Alright, let's assume the A350 goes through, no conversions. 22x is a good start to replace some 77Es, with additional 789s as well.
Now, eventually, if they want the extra capacity, and to replace the 77Ws, perhaps the A35K and 779 with Flagship First would work.
Good coverage in the fleet, but that's assuming the A350s are even taken. I'm not sure AA needs all the types however.
What is it with the 779? AA will take either that or the A35K as the replacement for the 77W, not both. The same pilot pool can fly all the 787 types, and the same applies to the A350 pilot pool. This is how I imagine the AA fleet to look like after all is said and done.
That would mean only two pilot pools would be needed for thew whole fleet and would be very efficient. That fleet also gives the option to right size the aircraft for the specific route in question.
Simple indeed. I wouldn't be surprised if the A330 gets retired completely next decade. Assuming that happened, AA would need 30-45x more A350s, -900s and -1000s.
The A35K and 779 are not mutually exclusive. An airline like AA could potentially benefit from both.
It's either that or:
All rides on whether the A350 gets taken.
Also, just my opinion, I like the A35K, it's quickly becoming a favorite of mine, but it'll be too damn bad the day a Frenchy becomes AAs Flagship aircraft.
I know absolutely nothing about AA, and won't pretend to.
But this thread has been an absolutely fascinating read.
I know Keejse has been accused of making the A359 a "one-size-fits-all" solution (whether he did or not is a different matter)
On the other hand it's been fascinating to read how there is no room for the A359 in an airline that operates 767's, 787's, 77E's and 77W's - (the latter being fairly new).
The 787 is going to replace the first 3, and the 777-9X the latter one.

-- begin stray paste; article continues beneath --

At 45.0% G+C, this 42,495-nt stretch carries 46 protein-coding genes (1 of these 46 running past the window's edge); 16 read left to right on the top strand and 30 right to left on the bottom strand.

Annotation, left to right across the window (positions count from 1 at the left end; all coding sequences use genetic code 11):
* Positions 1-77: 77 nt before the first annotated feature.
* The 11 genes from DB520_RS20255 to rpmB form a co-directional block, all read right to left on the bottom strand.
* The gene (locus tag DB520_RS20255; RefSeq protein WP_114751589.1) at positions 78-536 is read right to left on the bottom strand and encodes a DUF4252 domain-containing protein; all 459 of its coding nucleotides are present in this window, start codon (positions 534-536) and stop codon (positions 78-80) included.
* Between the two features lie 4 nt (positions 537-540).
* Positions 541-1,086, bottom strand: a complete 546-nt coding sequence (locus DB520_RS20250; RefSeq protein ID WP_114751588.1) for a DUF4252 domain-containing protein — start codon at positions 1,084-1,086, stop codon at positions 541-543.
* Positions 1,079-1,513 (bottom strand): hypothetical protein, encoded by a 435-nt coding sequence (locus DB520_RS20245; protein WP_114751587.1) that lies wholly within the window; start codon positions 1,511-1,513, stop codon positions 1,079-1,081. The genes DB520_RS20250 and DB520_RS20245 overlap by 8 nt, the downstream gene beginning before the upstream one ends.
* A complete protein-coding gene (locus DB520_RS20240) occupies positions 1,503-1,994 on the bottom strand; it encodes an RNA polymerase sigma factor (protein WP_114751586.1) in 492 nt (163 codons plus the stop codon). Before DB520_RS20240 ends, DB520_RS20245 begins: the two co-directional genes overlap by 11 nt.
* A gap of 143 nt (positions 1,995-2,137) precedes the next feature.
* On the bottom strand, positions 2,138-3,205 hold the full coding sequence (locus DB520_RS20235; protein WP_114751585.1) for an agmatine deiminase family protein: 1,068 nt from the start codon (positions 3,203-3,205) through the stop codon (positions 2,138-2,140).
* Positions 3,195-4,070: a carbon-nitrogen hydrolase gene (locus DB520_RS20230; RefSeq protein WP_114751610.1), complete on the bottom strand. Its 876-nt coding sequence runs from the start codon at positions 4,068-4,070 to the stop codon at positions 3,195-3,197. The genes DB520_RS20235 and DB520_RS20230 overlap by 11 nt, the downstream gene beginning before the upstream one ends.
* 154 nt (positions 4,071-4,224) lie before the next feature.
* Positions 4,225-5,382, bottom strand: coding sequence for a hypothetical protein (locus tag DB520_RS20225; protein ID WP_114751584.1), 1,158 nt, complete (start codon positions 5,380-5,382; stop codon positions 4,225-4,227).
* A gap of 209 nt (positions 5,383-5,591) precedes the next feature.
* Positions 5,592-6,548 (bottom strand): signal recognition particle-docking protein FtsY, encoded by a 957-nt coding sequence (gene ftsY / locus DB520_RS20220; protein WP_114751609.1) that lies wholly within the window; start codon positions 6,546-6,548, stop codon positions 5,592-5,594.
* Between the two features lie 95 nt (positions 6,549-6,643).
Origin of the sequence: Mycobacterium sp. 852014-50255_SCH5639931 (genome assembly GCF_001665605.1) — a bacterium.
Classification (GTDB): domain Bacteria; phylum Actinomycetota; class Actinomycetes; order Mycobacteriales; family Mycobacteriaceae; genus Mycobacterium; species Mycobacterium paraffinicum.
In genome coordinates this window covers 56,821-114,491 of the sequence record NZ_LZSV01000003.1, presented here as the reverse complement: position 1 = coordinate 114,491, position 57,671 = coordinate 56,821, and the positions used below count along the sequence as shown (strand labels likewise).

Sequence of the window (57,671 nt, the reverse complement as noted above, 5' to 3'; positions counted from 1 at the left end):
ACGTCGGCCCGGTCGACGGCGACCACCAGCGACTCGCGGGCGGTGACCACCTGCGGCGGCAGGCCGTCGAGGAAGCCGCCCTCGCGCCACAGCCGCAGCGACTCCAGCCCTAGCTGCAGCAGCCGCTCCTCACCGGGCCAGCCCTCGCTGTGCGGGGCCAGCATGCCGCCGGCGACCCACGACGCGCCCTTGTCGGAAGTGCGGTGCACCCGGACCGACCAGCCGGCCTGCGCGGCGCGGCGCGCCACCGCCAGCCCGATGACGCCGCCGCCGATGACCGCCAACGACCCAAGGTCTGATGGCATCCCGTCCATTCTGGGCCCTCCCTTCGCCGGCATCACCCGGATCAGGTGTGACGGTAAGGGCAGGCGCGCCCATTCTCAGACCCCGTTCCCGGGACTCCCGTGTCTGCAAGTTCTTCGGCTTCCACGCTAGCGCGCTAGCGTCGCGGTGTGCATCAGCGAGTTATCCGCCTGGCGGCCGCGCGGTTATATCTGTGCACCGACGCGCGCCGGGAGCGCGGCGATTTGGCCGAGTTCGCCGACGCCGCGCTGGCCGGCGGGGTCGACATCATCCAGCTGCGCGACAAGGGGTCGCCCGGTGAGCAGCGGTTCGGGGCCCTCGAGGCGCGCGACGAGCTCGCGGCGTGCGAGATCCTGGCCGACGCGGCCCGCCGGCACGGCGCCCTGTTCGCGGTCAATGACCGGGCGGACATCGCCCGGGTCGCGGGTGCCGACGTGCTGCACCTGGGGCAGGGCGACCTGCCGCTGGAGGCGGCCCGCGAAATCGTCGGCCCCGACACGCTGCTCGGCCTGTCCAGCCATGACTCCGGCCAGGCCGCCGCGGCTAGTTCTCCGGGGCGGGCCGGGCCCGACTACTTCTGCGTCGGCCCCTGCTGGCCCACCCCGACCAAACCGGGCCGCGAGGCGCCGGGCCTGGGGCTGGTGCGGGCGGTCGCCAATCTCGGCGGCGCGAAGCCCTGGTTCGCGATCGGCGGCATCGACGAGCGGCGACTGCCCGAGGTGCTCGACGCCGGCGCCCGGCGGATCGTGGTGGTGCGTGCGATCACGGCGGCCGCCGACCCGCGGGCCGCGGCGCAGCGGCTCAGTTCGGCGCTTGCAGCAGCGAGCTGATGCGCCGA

There's no market there in the middle for the A359. AA will only fly smallish widebodys and then the biggest one.
Have I got that right?
Consider the following types.
The 787 can do anything that the A330's can do, and AA have options.
The A330NEO might be cheaper to buy, but ...
Isom told American pilots at a question-and-answer session Aug. 29, a recording of which was heard by Bloomberg News. “It’s exceptional pricing. Unfortunately, pricing is just one aspect of trying to fly something profitably.”
And yes. I'm aware that the quote referred to the A350 - but the principle .......
If fleet simplification is the key can only see the A330 fleet going one way, and that is out.
Why not use 787's instead
Very versatile, incredibly economical family of aircraft that can readily replace the 767 and A330 and 77E.
They can't quite
do what the 77E can do in terms of capacity/payload range, but that supports the frequency/fragmentation/RASM/CASM argument.
They can't do what the A350's can do in terms of capacity/payload range either
Another versatile, incredibly economical family of aircraft that is probably too big to replace the 767 and A330, but is a perfect fit for both the 77E and 77W.
It's a fraction more expensive to operate than the 787 but has substantially more capacity.
(A good argument about 3%-4% on fuel burn vs an 8%-10% delta in capacity. Sort of fits with Matt6461's theory about the CAM advantage needed for a bigger plane - these two seem well matched on that basis, as global sales show)
An incredibly economical family of aircraft, but the biggest and least versatile of all - they will be at the top of the widebody tree (A380 is an anachronism here IMO).
There is also clearly no need for the 77W's to be replaced anytime soon, so I don't see an order for 77X anytime soon.
If fragmentation/frequency/RASM are the arguments for the 787-9 being a better fit replacing the 77E, it's hard to see the 777-9X replacing the 77W's at some point given the same argument
. Unless we intend to change the argument, but we should do so consistently.
Without even going near route structures, if AA want a simplified fleet, I would have thought that 787-8, 787-9, possibly 787-10, and A350-900 with an option to secure A350-1000 as the 77W replacement at a later date would satisfy their every need. Ultra efficient, versatile, cheap to operate, promotes fragmentation etc etc.
I guess it's going against the trend, but I see no logic for MORE A330's and I see no logic for cancelling the A350 order. The only logic I see is for growing it.
777-9X? Well, I guess as Boeing 778X says, the A350-1000 does not preclude a 777-9X at some point.
Any more than the 787 precludes an A350